It is now 12 years since LB Richmond v B & W  EWCA 2903 (fam), the first case involving a challenge to alcohol hair strand test results. Mr Justice Moylan gave guidance which remains good law to date in the event that a client (or opponent) disputes the results of hair strand testing; however, there are some updates to testing procedures that practitioners need to be aware of since that case.
The Society of Hair Strand Testing (SOHT) last updated its Consensus For The Use Of Alcohol Markers In Hair (the Consensus) in 2019. The Consensus represents the agreement of 18 experts and is ratified by the General Assembly of the SOHT.
The 2019 consensus states that a negative EtG result in pubic hair could be used to demonstrate abstinence and either an EtG or EtPa test in head or body hair can demonstrate chronic excessive alcohol consumption. EtPa is one of four Fatty Acid Ethyl Esters (FAEE), often all four are tested but the EtPa marker is considered the most sensitive.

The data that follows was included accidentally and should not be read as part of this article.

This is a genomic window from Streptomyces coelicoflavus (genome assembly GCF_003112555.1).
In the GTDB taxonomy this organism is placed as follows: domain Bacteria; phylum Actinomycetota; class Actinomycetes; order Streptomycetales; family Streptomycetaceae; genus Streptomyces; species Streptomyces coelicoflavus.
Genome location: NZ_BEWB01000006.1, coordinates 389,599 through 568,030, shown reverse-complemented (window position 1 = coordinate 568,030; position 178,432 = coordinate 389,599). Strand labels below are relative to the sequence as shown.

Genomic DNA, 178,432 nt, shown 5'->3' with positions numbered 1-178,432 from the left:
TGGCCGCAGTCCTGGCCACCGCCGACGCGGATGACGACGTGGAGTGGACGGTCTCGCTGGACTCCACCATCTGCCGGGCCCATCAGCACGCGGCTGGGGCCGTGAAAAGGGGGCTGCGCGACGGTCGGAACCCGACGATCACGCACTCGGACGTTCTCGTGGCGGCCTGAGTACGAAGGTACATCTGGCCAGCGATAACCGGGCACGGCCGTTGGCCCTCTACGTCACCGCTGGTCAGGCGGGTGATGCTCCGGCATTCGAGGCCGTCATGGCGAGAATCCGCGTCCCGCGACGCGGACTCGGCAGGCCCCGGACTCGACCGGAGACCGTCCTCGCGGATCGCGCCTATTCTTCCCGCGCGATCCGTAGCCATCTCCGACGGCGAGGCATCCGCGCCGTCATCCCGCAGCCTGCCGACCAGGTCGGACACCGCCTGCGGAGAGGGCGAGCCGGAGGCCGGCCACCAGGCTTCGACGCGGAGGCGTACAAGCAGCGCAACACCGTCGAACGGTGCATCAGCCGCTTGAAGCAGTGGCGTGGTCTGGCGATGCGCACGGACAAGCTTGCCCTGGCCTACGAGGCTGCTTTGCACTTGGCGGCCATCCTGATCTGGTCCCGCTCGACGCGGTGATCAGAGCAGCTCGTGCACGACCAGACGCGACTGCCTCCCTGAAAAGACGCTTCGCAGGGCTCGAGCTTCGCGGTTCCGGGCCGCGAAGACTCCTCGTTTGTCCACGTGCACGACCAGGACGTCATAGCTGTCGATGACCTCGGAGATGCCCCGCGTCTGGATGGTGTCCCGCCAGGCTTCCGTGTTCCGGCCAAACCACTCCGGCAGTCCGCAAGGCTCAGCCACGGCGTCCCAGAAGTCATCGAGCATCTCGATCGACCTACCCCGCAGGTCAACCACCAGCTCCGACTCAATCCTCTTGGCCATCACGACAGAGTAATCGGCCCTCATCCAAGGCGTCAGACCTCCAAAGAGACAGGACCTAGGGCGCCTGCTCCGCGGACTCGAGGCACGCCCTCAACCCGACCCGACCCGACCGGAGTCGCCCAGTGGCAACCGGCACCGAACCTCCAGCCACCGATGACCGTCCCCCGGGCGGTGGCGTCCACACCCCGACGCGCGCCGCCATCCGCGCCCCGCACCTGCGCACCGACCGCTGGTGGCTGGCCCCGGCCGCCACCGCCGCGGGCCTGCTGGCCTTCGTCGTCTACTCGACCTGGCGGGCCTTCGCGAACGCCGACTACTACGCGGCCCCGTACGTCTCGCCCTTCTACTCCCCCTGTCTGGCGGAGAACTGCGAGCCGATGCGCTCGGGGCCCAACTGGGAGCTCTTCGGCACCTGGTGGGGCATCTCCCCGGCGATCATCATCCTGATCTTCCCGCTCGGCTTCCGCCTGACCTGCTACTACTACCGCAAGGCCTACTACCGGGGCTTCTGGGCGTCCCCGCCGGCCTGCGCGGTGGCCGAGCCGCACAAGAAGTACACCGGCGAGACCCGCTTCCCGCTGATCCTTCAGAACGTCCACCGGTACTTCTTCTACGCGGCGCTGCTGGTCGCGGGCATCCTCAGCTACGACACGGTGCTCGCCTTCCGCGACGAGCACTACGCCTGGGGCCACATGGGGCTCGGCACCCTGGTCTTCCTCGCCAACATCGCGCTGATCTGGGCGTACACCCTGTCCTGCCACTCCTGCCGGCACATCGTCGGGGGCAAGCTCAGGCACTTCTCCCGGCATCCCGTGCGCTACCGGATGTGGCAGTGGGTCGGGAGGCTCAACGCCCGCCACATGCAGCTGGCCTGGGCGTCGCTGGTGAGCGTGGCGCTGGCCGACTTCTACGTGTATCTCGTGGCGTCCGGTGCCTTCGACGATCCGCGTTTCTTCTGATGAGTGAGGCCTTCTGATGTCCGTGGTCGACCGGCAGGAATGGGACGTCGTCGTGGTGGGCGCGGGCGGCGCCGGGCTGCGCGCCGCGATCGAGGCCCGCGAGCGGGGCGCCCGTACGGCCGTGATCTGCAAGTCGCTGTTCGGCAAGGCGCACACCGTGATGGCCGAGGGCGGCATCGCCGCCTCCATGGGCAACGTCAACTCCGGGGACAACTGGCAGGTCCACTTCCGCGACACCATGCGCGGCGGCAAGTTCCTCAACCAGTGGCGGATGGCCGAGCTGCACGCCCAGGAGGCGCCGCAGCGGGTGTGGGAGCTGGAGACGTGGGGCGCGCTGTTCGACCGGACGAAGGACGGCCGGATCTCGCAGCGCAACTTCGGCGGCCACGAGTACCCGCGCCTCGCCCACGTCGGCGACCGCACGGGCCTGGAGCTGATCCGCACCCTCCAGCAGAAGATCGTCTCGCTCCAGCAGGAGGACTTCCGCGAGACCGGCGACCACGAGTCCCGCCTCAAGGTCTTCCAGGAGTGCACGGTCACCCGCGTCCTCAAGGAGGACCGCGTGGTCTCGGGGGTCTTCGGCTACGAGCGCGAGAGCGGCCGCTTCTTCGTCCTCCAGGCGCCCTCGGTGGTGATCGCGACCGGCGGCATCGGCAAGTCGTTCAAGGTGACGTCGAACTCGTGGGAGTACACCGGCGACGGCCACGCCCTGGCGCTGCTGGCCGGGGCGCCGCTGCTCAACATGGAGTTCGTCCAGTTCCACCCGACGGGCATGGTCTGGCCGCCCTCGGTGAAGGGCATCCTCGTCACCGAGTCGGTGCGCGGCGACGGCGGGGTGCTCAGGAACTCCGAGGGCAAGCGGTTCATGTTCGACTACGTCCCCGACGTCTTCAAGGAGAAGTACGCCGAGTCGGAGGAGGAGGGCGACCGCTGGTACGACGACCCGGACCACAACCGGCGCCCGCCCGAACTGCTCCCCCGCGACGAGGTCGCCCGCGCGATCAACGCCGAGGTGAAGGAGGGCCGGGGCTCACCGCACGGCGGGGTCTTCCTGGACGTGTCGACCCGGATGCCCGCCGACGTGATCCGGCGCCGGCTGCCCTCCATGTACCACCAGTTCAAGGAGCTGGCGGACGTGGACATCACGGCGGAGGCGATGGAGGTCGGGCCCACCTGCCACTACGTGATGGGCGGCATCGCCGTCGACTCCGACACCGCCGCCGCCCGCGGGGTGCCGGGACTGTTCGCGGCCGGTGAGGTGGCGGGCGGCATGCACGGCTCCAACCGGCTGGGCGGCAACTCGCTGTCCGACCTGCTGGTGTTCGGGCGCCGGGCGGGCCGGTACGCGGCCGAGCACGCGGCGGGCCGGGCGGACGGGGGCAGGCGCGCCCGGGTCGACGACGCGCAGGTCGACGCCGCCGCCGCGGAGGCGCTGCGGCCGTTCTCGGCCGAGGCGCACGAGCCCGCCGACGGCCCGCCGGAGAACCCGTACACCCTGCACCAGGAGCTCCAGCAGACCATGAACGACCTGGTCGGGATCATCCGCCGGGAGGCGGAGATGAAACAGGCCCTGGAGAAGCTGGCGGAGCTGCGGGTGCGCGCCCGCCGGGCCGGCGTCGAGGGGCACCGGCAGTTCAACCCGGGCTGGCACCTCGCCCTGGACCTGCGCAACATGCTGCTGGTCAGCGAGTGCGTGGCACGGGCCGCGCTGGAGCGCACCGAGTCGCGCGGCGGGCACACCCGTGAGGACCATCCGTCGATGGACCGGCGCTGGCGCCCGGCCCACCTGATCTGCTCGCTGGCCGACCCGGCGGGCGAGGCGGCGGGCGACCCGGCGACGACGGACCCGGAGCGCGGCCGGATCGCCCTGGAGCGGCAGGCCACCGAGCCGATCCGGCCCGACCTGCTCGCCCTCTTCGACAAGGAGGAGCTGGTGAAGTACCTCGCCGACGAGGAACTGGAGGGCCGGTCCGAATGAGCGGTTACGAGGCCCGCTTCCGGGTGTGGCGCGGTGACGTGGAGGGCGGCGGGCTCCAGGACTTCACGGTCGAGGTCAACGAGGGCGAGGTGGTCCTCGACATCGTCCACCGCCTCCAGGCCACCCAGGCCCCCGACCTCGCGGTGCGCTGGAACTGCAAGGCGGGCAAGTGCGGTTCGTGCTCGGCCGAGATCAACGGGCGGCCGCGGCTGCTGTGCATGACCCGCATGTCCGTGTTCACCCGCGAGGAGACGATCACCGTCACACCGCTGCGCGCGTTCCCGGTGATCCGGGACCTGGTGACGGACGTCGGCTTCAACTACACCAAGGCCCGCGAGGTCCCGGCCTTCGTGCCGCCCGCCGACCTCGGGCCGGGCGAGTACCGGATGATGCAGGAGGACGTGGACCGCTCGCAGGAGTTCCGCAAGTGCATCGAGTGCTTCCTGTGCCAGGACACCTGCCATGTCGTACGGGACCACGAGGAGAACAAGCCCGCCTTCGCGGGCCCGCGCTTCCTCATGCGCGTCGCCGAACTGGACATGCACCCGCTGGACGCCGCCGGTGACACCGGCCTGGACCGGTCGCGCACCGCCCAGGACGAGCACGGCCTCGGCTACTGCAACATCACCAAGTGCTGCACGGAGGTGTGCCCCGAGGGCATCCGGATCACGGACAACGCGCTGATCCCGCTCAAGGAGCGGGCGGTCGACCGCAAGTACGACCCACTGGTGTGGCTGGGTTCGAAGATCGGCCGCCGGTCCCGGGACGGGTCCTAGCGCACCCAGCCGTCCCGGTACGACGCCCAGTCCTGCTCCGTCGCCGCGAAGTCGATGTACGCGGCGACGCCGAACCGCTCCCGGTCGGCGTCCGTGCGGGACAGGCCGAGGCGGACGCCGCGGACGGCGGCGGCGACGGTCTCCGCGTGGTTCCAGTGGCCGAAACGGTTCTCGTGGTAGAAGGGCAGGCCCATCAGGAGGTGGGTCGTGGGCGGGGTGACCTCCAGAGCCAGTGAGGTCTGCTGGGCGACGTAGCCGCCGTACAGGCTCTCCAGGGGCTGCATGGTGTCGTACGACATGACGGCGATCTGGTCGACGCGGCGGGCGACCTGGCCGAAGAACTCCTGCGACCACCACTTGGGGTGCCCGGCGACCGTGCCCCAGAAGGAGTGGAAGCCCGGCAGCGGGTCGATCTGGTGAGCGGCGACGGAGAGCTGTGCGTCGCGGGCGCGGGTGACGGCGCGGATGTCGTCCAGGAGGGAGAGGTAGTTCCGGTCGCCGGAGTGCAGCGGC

The consensus departs from the legal position set out by Mr Justice Moylan who was clear that the use of both EtG and FAEE hair strand tests helps to cancel out the incidence of false negatives and false positives that occur with both types of hair strand test.
The case law recommends that in order to provide the most complete evidential picture other testing should also be employed. The court usually requests a blood test alongside the hair strand tests. A PEth test is considered the most sensitive blood test as it tests a direct biomarker of alcohol. Testing for CDT and Gamma GT in the blood is the other option that is often recommended. The test companies often offer a package of two hair strand tests and a blood test at a slightly cheaper rate than requesting three separate tests. Ordering the full package of tests at the outset avoids further tests having to be obtained in the event the client challenges the result. It is essential that a report analysing and providing an expert opinion on the meaning of the results is requested.
Hair strand testing companies are expert witnesses to the court and subject to the duties of any expert in family proceedings. If the results of testing are challenged by any party, written questions should be put to the expert in the first instance. The company should be provided with any other test results the client has previously undertaken. They may have had breathalyser or urine testing undertaken by a substance misuse service. In certain cases, it may be necessary to instruct an independent toxicologist to provide an opinion on disputed results.
The barristers at Garden Court Chambers are able to provide further advice on the legal issues that arise in relation to disputed test results.